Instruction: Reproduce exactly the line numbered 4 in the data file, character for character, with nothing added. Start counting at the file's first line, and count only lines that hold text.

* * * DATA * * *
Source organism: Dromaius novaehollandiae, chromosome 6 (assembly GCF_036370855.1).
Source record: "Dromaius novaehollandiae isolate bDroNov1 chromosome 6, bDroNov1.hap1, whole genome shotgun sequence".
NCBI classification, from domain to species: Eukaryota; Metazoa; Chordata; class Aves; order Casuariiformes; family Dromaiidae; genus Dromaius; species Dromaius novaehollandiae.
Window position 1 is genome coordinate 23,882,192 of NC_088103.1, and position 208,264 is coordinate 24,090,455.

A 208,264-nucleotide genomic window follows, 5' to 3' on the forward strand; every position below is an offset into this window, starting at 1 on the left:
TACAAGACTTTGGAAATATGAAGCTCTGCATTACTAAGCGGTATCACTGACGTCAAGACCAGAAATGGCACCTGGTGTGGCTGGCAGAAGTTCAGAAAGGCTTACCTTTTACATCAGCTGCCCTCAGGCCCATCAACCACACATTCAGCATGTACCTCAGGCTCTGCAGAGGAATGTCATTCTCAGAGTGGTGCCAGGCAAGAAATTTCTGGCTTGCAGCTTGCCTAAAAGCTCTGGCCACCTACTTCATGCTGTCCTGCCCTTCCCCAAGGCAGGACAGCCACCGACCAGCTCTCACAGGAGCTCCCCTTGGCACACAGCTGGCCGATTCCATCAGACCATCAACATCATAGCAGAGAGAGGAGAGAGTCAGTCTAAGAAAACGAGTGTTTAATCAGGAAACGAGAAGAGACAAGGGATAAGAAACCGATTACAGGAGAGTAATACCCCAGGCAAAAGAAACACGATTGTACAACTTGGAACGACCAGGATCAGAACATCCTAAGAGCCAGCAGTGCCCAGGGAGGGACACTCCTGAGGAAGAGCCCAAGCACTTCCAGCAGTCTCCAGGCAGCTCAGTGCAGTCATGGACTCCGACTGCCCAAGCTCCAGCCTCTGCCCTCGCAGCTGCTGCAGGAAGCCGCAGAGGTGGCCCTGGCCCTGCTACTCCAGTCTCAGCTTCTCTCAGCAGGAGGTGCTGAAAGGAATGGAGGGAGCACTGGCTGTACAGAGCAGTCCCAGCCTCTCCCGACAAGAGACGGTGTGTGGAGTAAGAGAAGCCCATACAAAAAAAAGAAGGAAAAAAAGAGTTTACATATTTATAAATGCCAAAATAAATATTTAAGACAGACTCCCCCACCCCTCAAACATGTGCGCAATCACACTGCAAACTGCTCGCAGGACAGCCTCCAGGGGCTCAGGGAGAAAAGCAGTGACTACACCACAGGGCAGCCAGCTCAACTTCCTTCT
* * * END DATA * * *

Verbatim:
Window position 1 is genome coordinate 23,882,192 of NC_088103.1, and position 208,264 is coordinate 24,090,455.